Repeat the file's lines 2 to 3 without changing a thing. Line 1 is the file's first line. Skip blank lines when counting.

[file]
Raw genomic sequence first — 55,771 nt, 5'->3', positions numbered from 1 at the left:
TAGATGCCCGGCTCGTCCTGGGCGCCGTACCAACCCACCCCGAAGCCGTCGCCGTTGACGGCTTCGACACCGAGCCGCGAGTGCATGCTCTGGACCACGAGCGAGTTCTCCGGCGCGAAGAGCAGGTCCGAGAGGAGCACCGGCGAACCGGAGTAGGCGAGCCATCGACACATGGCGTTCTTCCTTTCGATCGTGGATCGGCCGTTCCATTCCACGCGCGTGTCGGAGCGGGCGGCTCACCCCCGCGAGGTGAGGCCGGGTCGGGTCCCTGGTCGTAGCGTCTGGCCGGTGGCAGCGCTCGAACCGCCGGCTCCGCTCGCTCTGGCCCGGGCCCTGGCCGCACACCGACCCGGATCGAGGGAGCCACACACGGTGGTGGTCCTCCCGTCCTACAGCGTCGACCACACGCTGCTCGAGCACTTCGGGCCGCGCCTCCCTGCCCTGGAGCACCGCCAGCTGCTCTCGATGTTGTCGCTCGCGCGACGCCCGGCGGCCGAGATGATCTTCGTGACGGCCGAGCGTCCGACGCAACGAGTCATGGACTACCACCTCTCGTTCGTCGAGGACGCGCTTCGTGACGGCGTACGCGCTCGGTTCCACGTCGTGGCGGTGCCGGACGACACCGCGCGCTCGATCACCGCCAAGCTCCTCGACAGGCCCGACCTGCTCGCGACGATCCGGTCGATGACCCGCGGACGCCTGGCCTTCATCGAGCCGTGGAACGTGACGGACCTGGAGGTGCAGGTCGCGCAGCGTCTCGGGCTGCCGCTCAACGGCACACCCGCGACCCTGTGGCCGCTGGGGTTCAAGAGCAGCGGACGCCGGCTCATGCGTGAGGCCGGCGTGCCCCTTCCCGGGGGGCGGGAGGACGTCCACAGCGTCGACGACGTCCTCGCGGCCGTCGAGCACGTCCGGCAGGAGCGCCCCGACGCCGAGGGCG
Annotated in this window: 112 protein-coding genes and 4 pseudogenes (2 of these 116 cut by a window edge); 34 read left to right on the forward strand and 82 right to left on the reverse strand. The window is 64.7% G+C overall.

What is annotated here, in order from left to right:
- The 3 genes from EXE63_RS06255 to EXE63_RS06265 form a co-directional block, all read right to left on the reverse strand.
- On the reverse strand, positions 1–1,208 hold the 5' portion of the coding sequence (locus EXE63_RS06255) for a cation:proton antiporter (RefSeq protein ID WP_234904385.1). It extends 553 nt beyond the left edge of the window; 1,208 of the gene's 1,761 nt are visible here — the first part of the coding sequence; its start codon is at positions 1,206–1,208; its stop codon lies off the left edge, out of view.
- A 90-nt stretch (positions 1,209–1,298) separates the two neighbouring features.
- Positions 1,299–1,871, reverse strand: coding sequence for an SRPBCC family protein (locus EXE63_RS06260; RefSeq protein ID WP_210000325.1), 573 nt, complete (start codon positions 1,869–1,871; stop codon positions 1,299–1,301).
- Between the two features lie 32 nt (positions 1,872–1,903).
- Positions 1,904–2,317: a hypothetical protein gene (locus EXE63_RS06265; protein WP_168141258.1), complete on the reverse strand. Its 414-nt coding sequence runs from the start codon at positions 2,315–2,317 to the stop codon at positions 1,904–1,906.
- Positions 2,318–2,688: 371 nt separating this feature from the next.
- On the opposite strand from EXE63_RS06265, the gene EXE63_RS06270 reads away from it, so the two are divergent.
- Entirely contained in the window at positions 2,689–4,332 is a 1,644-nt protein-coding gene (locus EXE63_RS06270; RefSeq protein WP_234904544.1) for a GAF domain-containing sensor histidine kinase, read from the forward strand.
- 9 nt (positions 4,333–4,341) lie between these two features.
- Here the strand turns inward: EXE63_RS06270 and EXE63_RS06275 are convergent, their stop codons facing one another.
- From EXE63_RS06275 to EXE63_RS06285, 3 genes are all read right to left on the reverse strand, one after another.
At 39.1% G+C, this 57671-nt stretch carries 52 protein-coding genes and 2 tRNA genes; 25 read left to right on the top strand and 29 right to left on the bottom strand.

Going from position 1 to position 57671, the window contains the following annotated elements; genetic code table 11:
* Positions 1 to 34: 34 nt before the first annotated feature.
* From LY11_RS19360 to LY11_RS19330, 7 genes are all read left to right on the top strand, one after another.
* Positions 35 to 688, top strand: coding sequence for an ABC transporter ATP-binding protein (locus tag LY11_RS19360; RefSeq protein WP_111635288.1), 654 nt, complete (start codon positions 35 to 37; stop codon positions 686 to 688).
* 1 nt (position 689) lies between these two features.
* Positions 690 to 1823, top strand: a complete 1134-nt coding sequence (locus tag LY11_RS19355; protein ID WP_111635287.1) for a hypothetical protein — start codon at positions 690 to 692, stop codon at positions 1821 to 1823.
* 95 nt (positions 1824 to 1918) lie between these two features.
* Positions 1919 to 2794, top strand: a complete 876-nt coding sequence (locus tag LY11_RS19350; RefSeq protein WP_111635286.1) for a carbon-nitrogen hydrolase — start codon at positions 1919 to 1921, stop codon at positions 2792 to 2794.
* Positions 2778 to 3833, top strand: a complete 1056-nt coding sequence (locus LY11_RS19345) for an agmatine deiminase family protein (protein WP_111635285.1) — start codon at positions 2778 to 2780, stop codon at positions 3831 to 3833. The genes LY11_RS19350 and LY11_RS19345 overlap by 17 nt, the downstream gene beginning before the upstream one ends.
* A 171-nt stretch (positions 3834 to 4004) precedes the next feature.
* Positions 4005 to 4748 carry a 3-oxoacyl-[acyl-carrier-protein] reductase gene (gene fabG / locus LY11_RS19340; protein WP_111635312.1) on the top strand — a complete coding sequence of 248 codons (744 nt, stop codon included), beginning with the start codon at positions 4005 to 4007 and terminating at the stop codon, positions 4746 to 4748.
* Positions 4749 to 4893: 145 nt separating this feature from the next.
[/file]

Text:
TAGATGCCCGGCTCGTCCTGGGCGCCGTACCAACCCACCCCGAAGCCGTCGCCGTTGACGGCTTCGACACCGAGCCGCGAGTGCATGCTCTGGACCACGAGCGAGTTCTCCGGCGCGAAGAGCAGGTCCGAGAGGAGCACCGGCGAACCGGAGTAGGCGAGCCATCGACACATGGCGTTCTTCCTTTCGATCGTGGATCGGCCGTTCCATTCCACGCGCGTGTCGGAGCGGGCGGCTCACCCCCGCGAGGTGAGGCCGGGTCGGGTCCCTGGTCGTAGCGTCTGGCCGGTGGCAGCGCTCGAACCGCCGGCTCCGCTCGCTCTGGCCCGGGCCCTGGCCGCACACCGACCCGGATCGAGGGAGCCACACACGGTGGTGGTCCTCCCGTCCTACAGCGTCGACCACACGCTGCTCGAGCACTTCGGGCCGCGCCTCCCTGCCCTGGAGCACCGCCAGCTGCTCTCGATGTTGTCGCTCGCGCGACGCCCGGCGGCCGAGATGATCTTCGTGACGGCCGAGCGTCCGACGCAACGAGTCATGGACTACCACCTCTCGTTCGTCGAGGACGCGCTTCGTGACGGCGTACGCGCTCGGTTCCACGTCGTGGCGGTGCCGGACGACACCGCGCGCTCGATCACCGCCAAGCTCCTCGACAGGCCCGACCTGCTCGCGACGATCCGGTCGATGACCCGCGGACGCCTGGCCTTCATCGAGCCGTGGAACGTGACGGACCTGGAGGTGCAGGTCGCGCAGCGTCTCGGGCTGCCGCTCAACGGCACACCCGCGACCCTGTGGCCGCTGGGGTTCAAGAGCAGCGGACGCCGGCTCATGCGTGAGGCCGGCGTGCCCCTTCCCGGGGGGCGGGAGGACGTCCACAGCGTCGACGACGTCCTCGCGGCCGTCGAGCACGTCCGGCAGGAGCGCCCCGACGCCGAGGGCG
Annotated in this window: 112 protein-coding genes and 4 pseudogenes (2 of these 116 cut by a window edge); 34 read left to right on the forward strand and 82 right to left on the reverse strand. The window is 64.7% G+C overall.